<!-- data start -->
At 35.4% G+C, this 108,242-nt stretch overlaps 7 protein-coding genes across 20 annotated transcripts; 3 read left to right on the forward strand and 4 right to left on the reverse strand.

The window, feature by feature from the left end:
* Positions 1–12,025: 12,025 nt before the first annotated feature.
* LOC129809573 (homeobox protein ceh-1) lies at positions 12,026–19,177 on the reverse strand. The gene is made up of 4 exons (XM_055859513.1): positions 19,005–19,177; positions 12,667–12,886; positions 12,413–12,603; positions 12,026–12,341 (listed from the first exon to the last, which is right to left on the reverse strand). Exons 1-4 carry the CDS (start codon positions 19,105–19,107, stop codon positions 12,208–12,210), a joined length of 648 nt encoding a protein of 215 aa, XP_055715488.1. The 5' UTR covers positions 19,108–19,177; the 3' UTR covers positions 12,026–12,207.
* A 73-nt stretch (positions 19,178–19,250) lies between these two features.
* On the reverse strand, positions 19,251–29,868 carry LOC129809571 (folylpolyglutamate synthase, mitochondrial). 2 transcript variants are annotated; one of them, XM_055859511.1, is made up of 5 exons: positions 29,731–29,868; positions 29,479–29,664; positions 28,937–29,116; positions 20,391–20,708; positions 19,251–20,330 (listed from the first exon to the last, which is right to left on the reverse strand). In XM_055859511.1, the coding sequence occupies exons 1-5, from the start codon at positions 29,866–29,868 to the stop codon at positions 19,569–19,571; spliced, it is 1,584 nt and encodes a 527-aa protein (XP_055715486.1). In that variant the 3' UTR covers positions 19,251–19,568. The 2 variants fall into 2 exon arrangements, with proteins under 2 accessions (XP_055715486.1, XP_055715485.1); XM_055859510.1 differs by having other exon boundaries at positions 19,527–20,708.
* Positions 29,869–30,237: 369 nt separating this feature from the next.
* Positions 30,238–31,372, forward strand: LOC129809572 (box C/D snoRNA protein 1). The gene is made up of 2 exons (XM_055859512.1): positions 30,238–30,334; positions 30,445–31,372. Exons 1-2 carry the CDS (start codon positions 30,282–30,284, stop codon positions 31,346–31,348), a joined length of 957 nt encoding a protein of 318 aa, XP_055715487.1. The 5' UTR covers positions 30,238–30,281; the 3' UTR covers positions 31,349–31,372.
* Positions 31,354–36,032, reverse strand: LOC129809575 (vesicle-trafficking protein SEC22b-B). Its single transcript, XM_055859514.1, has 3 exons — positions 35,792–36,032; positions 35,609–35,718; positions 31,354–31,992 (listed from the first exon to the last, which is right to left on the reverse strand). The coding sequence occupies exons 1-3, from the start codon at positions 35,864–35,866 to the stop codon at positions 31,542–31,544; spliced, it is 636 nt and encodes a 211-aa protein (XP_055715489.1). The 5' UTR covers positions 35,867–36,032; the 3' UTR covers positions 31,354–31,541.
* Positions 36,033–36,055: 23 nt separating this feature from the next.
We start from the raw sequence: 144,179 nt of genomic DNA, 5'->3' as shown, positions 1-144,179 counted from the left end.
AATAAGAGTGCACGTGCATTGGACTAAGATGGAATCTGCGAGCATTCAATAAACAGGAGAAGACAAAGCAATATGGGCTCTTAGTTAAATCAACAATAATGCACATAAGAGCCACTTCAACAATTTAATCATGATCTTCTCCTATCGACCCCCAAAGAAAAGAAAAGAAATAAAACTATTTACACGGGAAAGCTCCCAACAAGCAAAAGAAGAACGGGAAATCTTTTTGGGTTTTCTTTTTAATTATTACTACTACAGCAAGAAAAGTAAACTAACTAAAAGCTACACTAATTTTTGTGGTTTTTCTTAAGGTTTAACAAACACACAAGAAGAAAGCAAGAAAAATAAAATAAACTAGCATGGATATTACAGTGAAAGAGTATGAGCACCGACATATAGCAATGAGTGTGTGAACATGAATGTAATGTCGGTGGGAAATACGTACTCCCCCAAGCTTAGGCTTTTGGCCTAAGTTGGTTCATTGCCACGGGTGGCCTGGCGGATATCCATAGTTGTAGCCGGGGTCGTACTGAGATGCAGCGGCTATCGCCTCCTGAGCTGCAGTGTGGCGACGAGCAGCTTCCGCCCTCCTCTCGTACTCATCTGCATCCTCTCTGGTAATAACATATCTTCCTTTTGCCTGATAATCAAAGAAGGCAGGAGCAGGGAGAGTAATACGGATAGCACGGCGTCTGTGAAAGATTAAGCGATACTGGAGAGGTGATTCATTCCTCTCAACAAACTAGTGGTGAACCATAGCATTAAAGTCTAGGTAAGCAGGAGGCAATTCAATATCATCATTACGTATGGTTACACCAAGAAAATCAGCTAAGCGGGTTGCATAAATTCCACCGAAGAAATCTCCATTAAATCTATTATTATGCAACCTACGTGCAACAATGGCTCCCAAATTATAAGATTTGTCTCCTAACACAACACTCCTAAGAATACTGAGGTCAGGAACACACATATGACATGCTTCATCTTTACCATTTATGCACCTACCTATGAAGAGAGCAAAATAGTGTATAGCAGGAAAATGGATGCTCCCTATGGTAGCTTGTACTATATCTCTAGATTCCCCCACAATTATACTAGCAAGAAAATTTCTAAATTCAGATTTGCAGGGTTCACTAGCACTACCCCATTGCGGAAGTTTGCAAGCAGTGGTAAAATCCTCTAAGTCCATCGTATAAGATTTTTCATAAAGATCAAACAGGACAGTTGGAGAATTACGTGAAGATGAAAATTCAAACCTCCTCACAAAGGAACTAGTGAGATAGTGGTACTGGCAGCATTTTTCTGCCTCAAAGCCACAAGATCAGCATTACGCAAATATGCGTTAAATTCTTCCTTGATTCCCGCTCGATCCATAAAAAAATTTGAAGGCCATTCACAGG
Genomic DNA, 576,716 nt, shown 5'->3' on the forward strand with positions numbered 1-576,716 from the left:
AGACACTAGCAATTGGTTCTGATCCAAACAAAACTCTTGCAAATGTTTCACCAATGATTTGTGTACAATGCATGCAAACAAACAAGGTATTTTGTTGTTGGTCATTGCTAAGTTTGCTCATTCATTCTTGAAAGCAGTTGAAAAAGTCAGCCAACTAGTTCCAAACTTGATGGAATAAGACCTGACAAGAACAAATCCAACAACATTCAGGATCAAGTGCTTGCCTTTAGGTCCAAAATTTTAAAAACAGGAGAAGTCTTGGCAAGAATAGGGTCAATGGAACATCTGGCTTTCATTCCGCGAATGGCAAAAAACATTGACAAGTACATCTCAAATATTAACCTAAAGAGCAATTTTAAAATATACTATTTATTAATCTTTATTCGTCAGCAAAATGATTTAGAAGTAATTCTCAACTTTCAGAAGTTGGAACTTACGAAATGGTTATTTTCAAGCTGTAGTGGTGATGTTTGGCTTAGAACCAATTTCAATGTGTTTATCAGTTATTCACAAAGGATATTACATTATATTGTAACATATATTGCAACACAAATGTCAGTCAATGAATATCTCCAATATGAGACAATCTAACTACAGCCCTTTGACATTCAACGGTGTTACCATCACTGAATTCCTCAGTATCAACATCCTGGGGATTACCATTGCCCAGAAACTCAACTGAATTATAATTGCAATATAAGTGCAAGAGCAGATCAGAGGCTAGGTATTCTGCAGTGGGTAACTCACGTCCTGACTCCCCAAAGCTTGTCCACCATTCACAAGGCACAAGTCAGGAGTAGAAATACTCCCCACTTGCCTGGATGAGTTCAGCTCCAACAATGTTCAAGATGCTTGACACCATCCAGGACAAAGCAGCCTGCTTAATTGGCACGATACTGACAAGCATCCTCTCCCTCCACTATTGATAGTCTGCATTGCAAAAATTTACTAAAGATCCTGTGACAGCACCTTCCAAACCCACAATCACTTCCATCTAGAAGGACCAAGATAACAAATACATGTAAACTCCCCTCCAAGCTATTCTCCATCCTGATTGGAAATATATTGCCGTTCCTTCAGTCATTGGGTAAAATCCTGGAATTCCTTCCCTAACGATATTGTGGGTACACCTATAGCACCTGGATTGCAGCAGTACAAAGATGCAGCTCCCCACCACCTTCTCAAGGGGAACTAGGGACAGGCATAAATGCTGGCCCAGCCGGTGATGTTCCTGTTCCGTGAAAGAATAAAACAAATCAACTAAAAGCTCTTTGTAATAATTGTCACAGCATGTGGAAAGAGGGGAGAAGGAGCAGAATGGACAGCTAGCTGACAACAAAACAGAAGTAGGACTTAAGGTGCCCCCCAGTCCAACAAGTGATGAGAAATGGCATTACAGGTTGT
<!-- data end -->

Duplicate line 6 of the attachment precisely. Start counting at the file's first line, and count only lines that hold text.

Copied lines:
* On the reverse strand, positions 19,251–29,868 carry LOC129809571 (folylpolyglutamate synthase, mitochondrial). 2 transcript variants are annotated; one of them, XM_055859511.1, is made up of 5 exons: positions 29,731–29,868; positions 29,479–29,664; positions 28,937–29,116; positions 20,391–20,708; positions 19,251–20,330 (listed from the first exon to the last, which is right to left on the reverse strand). In XM_055859511.1, the coding sequence occupies exons 1-5, from the start codon at positions 29,866–29,868 to the stop codon at positions 19,569–19,571; spliced, it is 1,584 nt and encodes a 527-aa protein (XP_055715486.1). In that variant the 3' UTR covers positions 19,251–19,568. The 2 variants fall into 2 exon arrangements, with proteins under 2 accessions (XP_055715486.1, XP_055715485.1); XM_055859510.1 differs by having other exon boundaries at positions 19,527–20,708.